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Officials announce plans
for new Visitors Center
September 14, 1998
The University's changing landscape will soon have a new front door. Plans are underway for the construction of a visitors center that will be a gateway to the University. At the new center, those who visit campus will be greeted and provided with information about University activities, events and programs.
Hundreds of thousands of people come to the campus each year to tour the university, attend cultural, social and sporting events, summer programs and classes, or visit friends and relatives. The visitors center will serve as the first point of contact for them.
"The center will have a welcoming atmosphere. It will acquaint people with the academic, cultural and athletic programs that make UConn an exciting and unique institution in higher education," says Scott Brohinsky, director of university communications.
The project is being funded by alumni Philip and Christine Lodewick. Philip Lodewick earned his bachelor's degree in business in 1966 and his MBA in 1967. He is president and chief executive officer of Tradewell Corp. of Ridgefield and is chair of the University of Connecticut Foundation's board of directors. Christine Lodewick, a speech pathologist, earned her master's degree in speech pathology in 1967. She is involved in many volunteer activities. The Lodewicks also support the School of Business through a fellowship established in their name.
"We know the University is a great institution and are very anxious to promote it," says Christine Lodewick. "People need a place where they can find information about the University and also be hospitably received. It should give them a taste of what the University is like," she says.
"We want the center to be a vital part of the whole University," says Philip Lodewick. "We want it to be a place that makes people feel at home and part of a university to which they want to belong," he says.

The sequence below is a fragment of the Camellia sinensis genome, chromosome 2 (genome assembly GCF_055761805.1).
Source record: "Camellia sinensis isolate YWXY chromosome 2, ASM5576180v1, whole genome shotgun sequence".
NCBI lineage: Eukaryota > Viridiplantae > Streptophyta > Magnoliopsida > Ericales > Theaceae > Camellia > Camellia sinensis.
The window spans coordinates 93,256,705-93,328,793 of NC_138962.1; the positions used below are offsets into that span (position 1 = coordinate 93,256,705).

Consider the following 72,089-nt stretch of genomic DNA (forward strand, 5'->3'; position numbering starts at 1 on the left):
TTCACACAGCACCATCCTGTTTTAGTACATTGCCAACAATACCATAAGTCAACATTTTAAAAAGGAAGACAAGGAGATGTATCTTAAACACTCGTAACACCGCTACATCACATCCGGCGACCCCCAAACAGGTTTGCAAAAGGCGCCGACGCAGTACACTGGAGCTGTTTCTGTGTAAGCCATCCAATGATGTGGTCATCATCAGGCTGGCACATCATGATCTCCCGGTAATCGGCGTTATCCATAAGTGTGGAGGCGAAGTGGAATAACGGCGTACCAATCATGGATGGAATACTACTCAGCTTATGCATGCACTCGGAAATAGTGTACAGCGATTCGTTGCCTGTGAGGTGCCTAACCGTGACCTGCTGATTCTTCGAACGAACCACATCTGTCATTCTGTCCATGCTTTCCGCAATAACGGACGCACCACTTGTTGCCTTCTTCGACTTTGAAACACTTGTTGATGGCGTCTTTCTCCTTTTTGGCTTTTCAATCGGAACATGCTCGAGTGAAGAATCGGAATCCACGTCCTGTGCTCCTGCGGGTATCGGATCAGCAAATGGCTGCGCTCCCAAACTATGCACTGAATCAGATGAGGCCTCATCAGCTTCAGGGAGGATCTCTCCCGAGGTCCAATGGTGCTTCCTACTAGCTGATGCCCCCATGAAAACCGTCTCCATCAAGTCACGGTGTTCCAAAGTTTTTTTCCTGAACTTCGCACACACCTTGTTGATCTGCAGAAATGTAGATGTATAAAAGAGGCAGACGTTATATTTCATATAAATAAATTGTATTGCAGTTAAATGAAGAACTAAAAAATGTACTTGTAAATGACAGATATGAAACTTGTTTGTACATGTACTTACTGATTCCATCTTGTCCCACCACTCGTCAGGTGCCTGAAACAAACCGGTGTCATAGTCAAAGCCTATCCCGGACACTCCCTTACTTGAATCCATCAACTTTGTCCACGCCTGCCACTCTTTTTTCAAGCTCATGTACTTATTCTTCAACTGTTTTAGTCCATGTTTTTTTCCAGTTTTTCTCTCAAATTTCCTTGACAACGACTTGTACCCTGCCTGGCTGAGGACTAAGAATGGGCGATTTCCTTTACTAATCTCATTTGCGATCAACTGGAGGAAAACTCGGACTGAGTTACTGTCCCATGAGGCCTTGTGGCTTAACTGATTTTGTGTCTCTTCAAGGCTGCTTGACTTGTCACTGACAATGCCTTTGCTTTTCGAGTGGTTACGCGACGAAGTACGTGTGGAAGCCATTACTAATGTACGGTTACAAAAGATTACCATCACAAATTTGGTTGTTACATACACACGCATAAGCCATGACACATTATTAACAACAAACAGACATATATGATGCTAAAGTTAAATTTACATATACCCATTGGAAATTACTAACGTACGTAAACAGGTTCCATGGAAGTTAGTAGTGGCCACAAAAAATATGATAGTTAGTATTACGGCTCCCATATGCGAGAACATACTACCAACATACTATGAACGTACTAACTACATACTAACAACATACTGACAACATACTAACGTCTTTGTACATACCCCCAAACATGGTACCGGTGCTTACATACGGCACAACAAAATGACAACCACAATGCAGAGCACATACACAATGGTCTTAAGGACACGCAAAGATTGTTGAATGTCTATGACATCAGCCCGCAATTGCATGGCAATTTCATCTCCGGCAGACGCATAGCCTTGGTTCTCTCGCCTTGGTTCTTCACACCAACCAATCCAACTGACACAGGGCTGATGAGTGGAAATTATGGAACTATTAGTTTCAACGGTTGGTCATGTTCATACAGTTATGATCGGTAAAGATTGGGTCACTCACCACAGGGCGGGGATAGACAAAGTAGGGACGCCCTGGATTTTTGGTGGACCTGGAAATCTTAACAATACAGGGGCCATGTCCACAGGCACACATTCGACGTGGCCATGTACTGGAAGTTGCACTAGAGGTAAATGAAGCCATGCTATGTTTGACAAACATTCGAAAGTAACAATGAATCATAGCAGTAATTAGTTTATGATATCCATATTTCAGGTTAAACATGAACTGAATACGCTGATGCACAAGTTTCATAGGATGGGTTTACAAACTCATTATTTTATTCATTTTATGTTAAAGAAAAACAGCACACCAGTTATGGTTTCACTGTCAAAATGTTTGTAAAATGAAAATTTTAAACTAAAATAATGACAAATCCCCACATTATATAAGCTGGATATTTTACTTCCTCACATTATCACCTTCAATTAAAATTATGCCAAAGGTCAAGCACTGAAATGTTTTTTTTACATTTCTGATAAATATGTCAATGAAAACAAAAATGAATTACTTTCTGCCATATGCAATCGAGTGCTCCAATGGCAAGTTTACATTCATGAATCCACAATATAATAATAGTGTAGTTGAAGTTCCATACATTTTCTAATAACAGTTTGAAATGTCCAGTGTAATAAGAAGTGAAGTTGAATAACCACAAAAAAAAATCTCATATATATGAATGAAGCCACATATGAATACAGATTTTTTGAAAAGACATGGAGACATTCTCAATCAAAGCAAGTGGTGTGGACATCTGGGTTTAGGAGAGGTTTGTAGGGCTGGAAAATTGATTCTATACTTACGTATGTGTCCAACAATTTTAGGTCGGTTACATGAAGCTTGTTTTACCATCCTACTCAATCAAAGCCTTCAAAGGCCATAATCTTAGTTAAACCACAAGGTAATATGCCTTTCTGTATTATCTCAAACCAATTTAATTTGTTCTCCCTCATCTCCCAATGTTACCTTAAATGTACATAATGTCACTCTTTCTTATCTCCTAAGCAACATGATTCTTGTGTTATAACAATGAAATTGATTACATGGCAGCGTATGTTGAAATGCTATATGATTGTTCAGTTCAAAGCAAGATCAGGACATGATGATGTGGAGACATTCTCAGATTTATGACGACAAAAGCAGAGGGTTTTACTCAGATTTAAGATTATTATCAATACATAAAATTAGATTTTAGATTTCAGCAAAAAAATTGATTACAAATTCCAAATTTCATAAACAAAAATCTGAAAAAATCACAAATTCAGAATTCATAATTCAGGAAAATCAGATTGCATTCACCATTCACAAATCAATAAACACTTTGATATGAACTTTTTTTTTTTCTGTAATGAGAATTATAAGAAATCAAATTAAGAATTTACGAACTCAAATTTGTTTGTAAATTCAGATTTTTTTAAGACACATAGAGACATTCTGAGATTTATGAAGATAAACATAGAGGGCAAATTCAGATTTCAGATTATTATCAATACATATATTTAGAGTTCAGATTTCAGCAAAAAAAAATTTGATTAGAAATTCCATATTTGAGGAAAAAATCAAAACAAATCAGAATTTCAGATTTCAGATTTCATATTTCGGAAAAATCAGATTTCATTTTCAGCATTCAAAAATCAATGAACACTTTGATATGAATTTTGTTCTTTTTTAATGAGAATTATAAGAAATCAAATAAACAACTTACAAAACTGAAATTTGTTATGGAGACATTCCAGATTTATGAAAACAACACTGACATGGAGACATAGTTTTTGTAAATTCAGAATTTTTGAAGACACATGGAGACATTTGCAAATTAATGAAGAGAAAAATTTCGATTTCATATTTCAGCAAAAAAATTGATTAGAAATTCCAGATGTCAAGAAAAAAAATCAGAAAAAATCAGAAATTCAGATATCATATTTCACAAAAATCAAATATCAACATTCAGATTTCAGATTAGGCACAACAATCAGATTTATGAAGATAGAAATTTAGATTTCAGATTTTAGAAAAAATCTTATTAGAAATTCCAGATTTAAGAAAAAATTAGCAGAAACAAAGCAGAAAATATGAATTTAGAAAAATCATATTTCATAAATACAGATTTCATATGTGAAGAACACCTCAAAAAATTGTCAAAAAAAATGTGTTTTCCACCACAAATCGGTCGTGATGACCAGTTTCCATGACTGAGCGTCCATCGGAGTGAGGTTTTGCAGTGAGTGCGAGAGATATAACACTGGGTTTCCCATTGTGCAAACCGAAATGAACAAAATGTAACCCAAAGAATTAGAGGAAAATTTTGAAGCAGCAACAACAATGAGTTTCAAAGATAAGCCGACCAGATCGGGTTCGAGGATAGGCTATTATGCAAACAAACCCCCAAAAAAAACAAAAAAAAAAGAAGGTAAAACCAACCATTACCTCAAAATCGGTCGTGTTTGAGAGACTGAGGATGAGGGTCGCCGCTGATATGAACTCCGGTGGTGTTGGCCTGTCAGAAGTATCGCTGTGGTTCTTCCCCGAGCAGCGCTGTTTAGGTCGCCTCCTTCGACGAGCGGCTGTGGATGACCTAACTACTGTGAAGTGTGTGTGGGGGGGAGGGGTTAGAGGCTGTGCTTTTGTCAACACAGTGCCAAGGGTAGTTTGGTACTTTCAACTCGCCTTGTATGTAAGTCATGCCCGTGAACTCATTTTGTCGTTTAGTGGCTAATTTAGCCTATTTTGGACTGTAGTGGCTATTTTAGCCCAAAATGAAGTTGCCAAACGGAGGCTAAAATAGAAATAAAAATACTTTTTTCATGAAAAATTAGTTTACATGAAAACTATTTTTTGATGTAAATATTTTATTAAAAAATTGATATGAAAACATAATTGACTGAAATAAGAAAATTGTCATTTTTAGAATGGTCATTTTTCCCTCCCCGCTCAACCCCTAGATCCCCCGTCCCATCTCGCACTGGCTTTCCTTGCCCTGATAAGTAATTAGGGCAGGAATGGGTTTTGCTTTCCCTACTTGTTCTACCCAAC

Although the location for the center has yet to be decided, a likely choice is the corner of North Eagleville Road and Hillside Avenue. That is one of the main entryways into campus, is close to the heart of campus, and is near the parking garage, the admissions building, Alumni House, and the future home of the UConn Foundation. Officials anticipate designing a 4,500 to 5,500-square-foot facility.
"Our annual survey suggests that there are hundreds of thousands of people in Connecticut who spend time each year on our main campus," says John Barry, associate director of university communicatio ns. "We have to work harder to improve the experience these visitors have when they are with us. The creation of a center that will disseminate materials and advice to inform and guide our visitors is a great place to start."
The center will have a greeting area where visitors can ask questions and pick up brochures, maps, admissions packets and other materials. It will be a starting point for a variety of tours of campus. The facility will also have space where groups can view videos about the University and hear from faculty, staff and students. The Lodewicks envision an exhibit space where people could enjoy displays of art work or research by faculty and students and sip a cup of coffee while they relax and leaf through University materials.
The entire University will benefit from the visitors center, Brohinsky says. It will serve as an auxiliary site for a range of campus gatherings and meetings and a temporary base for parents and others while they are on campus, he says. The center will also support the University's admissions programs. The center will work with admissions staff and faculty, helping to coordinate visits and schedule interviews with faculty for students interested in applying to UConn.
Construction is expected to begin next spring and may be completed as early as September 1999.